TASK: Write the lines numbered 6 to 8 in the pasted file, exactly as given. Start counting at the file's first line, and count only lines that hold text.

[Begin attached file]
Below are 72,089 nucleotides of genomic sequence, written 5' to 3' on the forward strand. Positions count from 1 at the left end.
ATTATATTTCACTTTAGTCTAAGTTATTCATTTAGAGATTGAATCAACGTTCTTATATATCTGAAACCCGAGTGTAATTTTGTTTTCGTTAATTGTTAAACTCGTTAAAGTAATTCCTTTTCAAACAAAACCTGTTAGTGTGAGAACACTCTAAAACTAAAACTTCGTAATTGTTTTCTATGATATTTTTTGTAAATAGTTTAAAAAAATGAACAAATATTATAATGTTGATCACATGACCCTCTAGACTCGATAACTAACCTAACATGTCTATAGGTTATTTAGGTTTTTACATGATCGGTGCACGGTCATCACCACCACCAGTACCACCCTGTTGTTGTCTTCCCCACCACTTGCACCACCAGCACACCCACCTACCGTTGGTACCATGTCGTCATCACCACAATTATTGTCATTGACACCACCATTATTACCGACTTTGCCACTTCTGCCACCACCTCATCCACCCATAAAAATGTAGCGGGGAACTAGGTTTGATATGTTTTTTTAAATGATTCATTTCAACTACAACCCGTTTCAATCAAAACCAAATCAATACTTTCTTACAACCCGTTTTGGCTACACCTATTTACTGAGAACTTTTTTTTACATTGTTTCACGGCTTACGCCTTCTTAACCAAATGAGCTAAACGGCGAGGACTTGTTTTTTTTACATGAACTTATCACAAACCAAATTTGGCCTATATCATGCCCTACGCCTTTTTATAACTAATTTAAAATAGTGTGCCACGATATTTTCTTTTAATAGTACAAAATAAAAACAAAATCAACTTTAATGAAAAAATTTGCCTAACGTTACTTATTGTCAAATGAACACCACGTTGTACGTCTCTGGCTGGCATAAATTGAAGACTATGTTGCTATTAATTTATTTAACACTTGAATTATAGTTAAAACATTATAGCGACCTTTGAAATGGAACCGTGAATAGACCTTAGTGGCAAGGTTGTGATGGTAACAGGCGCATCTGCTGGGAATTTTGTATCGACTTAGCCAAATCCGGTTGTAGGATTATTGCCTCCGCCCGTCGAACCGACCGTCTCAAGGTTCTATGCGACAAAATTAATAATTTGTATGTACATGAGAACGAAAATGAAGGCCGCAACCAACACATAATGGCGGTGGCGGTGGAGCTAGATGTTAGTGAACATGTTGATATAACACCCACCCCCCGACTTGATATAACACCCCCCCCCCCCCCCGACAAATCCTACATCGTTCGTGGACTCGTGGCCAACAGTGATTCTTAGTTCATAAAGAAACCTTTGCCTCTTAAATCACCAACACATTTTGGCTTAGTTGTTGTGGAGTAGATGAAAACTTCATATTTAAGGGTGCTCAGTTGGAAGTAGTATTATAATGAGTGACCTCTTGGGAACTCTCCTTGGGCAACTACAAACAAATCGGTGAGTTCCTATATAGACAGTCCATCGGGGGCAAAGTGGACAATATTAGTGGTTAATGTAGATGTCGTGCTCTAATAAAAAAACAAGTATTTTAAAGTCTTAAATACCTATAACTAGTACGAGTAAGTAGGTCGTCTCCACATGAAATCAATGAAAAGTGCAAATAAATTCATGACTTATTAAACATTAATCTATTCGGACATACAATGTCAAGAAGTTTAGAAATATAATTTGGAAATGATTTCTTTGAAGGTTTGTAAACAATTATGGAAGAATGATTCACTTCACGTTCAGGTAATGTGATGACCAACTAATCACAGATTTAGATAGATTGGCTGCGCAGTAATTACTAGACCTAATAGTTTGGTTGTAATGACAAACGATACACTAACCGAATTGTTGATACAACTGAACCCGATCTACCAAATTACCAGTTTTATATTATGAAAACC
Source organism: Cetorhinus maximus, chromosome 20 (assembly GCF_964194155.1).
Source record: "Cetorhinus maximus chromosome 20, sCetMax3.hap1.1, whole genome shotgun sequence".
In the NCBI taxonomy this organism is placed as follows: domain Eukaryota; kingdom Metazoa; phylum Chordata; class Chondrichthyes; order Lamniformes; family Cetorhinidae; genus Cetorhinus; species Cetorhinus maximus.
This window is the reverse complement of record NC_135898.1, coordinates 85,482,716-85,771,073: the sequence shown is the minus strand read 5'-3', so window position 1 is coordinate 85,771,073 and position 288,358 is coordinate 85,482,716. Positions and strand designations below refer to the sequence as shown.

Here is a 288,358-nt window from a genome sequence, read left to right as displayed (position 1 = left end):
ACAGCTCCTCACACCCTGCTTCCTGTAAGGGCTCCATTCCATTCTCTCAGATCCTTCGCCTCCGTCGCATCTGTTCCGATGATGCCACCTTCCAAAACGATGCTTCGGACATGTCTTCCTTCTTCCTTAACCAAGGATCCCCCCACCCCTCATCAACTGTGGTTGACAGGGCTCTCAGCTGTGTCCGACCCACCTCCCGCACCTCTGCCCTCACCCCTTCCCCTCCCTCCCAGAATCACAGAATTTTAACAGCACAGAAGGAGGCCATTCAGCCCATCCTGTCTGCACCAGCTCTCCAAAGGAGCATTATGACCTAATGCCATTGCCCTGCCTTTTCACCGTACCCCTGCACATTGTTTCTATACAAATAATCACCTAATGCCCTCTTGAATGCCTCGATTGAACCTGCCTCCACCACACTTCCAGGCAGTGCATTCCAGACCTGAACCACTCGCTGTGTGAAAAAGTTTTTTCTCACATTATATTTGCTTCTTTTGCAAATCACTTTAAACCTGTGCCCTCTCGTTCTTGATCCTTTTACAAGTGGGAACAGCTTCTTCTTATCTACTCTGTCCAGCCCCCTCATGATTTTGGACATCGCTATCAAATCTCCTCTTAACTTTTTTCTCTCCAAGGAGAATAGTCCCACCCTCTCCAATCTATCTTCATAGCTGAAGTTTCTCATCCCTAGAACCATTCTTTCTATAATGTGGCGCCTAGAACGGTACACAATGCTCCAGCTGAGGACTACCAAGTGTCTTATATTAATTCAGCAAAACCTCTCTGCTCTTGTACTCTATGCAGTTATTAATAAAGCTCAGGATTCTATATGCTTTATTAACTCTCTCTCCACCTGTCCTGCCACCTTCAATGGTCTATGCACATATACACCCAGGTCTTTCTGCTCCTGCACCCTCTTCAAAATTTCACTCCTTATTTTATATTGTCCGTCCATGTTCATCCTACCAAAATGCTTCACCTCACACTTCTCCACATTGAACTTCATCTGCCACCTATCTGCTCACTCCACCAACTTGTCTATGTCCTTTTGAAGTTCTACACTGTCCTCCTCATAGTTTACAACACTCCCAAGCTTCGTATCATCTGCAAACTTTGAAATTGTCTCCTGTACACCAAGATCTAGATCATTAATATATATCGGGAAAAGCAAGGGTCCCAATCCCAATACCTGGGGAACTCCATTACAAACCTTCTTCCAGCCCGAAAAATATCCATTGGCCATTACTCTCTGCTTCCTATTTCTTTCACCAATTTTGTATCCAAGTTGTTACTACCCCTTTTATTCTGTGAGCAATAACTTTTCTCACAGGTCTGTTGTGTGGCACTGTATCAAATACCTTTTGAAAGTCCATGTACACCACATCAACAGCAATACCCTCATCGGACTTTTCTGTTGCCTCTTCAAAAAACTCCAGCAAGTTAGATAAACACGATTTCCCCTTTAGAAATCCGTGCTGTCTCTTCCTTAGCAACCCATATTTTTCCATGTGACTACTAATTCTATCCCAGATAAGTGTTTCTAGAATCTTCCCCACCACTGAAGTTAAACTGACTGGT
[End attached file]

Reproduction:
This window is the reverse complement of record NC_135898.1, coordinates 85,482,716-85,771,073: the sequence shown is the minus strand read 5'-3', so window position 1 is coordinate 85,771,073 and position 288,358 is coordinate 85,482,716. Positions and strand designations below refer to the sequence as shown.

Here is a 288,358-nt window from a genome sequence, read left to right as displayed (position 1 = left end):
ACAGCTCCTCACACCCTGCTTCCTGTAAGGGCTCCATTCCATTCTCTCAGATCCTTCGCCTCCGTCGCATCTGTTCCGATGATGCCACCTTCCAAAACGATGCTTCGGACATGTCTTCCTTCTTCCTTAACCAAGGATCCCCCCACCCCTCATCAACTGTGGTTGACAGGGCTCTCAGCTGTGTCCGACCCACCTCCCGCACCTCTGCCCTCACCCCTTCCCCTCCCTCCCAGAATCACAGAATTTTAACAGCACAGAAGGAGGCCATTCAGCCCATCCTGTCTGCACCAGCTCTCCAAAGGAGCATTATGACCTAATGCCATTGCCCTGCCTTTTCACCGTACCCCTGCACATTGTTTCTATACAAATAATCACCTAATGCCCTCTTGAATGCCTCGATTGAACCTGCCTCCACCACACTTCCAGGCAGTGCATTCCAGACCTGAACCACTCGCTGTGTGAAAAAGTTTTTTCTCACATTATATTTGCTTCTTTTGCAAATCACTTTAAACCTGTGCCCTCTCGTTCTTGATCCTTTTACAAGTGGGAACAGCTTCTTCTTATCTACTCTGTCCAGCCCCCTCATGATTTTGGACATCGCTATCAAATCTCCTCTTAACTTTTTTCTCTCCAAGGAGAATAGTCCCACCCTCTCCAATCTATCTTCATAGCTGAAGTTTCTCATCCCTAGAACCATTCTTTCTATAATGTGGCGCCTAGAACGGTACACAATGCTCCAGCTGAGGACTACCAAGTGTCTTATATTAATTCAGCAAAACCTCTCTGCTCTTGTACTCTATGCAGTTATTAATAAAGCTCAGGATTCTATATGCTTTATTAACTCTCTCTCCACCTGTCCTGCCACCTTCAATGGTCTATGCACATATACACCCAGGTCTTTCTGCTCCTGCACCCTCTTCAAAATTTCACTCCTTATTTTATATTGTCCGTCCATGTTCATCCTACCAAAATGCTTCACCTCACACTTCTCCACATTGAACTTCATCTGCCACCTATCTGCTCACTCCACCAACTTGTCTATGTCCTTTTGAAGTTCTACACTGTCCTCCTCATAGTTTACAACACTCCCAAGCTTCGTATCATCTGCAAACTTTGAAATTGTCTCCTGTACACCAAGATCTAGATCATTAATATATATCGGGAAAAGCAAGGGTCCCAATCCCAATACCTGGGGAACTCCATTACAAACCTTCTTCCAGCCCGAAAAATATCCATTGGCCATTACTCTCTGCTTCCTATTTCTTTCACCAATTTTGTATCCAAGTTGTTACTACCCCTTTTATTCTGTGAGCAATAACTTTTCTCACAGGTCTGTTGTGTGGCACTGTATCAAATACCTTTTGAAAGTCCATGTACACCACATCAACAGCAATACCCTCATCGGACTTTTCTGTTGCCTCTTCAAAAAACTCCAGCAAGTTAGATAAACACGATTTCCCCTTTAGAAATCCGTGCTGTCTCTTCCTTAGCAACCCATATTTTTCCATGTGACTACTAATTCTATCCCAGATAAGTGTTTCTAGAATCTTCCCCACCACTGAAGTTAAACTGACTGGT